Freedom, Violence, and Action / Fanon and Arendt

I’m having trouble with Arendt’s idea of freedom and action. I think she may be obsessed with Kant, leading her to conclude that

freedom is no more ascertainable to the inner sense and within the field of inner experience than it is to the sense with which we know and understand the world (151, Between Past and Future)

freedom is primarily experienced in action (151)

Really though? Freedom is only actualized, or experienced through action? Perhaps, but what would Fanon say about the psychic effects of colonialism? I don’t like her notion of freedom being purely active. Freedom is also a thought, and perhaps an affect. Yes, freedom is relational, but it almost sounds like action is synonymous with changing matter, ie. materialism. For Fanon, would freedom, in its psychic and material forms, be the revolutionary achievement that would follow after the violent actions to overthrow colonialism?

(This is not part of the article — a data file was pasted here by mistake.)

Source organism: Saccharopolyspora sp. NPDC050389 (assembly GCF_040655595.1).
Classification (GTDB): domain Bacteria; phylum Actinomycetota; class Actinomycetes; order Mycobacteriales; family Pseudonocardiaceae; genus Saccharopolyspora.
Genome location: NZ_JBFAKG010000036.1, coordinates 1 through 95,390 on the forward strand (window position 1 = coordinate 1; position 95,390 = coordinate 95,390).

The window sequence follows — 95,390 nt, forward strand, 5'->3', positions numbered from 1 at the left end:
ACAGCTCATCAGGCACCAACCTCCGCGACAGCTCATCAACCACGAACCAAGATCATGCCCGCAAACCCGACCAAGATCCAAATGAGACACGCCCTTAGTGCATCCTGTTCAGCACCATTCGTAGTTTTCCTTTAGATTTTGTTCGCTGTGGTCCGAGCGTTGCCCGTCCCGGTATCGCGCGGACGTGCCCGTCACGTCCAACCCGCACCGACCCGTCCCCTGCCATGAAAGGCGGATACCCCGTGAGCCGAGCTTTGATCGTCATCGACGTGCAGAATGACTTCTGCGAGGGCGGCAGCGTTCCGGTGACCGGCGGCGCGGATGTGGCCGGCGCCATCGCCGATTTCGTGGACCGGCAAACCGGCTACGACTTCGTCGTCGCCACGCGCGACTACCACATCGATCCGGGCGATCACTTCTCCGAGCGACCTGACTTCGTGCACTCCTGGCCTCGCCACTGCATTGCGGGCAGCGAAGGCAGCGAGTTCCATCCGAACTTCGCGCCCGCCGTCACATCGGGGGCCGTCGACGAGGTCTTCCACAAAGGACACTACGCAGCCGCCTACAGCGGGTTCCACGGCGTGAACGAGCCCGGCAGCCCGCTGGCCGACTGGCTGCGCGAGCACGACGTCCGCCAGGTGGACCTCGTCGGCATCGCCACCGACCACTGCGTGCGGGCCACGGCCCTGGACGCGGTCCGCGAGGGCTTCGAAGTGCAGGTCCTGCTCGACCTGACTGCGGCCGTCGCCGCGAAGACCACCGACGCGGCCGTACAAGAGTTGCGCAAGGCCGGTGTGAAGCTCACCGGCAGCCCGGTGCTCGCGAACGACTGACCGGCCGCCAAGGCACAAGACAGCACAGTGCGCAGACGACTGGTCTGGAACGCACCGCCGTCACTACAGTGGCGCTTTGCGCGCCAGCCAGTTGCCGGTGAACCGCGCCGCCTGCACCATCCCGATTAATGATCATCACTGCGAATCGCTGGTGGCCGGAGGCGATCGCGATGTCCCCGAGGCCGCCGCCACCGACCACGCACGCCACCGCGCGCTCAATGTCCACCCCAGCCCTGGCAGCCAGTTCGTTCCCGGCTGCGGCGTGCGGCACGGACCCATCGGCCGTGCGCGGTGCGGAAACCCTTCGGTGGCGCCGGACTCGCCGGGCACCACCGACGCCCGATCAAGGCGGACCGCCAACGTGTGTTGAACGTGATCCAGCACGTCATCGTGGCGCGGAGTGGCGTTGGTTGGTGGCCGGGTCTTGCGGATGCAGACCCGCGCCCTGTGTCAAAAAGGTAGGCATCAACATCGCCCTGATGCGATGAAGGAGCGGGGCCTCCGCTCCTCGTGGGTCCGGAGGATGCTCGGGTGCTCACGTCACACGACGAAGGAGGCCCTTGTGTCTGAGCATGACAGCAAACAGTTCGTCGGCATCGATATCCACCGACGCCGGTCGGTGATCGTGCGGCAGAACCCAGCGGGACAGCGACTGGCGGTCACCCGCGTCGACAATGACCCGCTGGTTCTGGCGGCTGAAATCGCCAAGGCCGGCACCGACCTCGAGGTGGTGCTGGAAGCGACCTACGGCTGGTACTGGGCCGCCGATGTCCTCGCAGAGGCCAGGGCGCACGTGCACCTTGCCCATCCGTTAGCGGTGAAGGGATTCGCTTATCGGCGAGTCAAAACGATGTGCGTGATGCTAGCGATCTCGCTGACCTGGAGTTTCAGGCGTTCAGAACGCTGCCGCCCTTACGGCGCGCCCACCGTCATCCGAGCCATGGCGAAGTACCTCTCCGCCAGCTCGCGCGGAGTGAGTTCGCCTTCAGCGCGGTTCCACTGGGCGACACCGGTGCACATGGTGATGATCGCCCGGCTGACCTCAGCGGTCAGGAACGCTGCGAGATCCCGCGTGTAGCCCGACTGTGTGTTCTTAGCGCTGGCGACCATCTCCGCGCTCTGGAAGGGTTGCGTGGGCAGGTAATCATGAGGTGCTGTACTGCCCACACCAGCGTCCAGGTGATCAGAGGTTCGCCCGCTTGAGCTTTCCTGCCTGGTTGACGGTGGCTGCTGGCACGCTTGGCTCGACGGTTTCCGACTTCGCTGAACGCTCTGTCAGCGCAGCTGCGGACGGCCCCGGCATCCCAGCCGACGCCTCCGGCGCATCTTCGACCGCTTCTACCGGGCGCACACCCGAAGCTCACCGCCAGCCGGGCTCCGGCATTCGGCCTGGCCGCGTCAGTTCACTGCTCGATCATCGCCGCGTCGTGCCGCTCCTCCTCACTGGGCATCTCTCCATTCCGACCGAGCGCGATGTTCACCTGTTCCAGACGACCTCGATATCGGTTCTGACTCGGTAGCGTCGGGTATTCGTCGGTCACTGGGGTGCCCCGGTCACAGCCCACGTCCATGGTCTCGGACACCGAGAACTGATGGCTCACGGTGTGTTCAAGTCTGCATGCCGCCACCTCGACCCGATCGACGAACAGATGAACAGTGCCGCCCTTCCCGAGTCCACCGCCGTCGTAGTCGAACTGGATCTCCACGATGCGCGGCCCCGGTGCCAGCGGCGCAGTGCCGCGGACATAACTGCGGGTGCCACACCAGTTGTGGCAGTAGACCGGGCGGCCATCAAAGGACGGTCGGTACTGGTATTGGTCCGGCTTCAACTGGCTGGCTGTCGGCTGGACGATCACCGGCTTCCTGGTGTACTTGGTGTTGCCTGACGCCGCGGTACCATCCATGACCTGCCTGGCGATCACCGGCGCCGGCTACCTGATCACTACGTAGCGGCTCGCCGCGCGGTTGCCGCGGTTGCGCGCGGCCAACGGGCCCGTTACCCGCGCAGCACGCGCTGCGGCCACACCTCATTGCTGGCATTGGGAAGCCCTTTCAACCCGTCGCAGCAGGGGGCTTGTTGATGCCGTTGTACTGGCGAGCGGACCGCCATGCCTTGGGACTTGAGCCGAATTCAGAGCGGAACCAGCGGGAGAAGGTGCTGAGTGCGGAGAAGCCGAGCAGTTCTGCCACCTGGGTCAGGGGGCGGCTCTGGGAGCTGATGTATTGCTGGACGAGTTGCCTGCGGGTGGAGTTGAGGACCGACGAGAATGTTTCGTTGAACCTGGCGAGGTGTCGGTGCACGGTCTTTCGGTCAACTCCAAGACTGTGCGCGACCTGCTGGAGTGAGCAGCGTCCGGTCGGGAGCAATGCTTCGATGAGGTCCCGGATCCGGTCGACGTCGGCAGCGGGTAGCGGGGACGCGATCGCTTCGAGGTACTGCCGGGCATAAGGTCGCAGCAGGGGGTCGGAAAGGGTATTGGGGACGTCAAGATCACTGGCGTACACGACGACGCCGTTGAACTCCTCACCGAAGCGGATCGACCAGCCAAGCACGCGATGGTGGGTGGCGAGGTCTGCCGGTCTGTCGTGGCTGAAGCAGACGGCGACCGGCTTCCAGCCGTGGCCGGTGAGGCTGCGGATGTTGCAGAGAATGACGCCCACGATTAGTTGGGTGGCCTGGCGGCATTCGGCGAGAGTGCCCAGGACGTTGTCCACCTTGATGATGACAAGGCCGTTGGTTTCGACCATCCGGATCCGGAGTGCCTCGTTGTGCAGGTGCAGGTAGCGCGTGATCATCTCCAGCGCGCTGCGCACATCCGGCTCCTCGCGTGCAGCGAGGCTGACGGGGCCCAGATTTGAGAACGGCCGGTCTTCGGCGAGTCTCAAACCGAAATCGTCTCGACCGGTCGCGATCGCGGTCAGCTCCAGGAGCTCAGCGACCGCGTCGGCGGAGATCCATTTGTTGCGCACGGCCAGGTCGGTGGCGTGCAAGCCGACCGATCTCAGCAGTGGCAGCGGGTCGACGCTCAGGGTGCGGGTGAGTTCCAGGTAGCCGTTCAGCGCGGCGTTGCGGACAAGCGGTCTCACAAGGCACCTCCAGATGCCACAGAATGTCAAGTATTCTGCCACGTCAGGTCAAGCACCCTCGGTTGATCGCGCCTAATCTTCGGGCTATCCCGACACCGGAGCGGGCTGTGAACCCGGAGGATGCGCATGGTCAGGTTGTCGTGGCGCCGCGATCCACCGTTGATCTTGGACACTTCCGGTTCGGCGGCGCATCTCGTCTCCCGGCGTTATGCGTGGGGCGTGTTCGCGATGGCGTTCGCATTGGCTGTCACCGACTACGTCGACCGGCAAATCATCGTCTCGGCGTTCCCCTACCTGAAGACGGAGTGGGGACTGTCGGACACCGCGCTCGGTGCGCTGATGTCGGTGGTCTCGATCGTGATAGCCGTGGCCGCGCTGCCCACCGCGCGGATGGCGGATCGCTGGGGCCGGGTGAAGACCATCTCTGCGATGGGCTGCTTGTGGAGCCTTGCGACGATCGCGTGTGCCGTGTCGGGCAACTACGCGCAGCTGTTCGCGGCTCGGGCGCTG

I suppose she’s less concerned with the “inner life” or “the life of the mind” here. I’m trying to find her quote about spontaneity and read it against Fanon’s idea of spontaneity in Wretched of the Earth.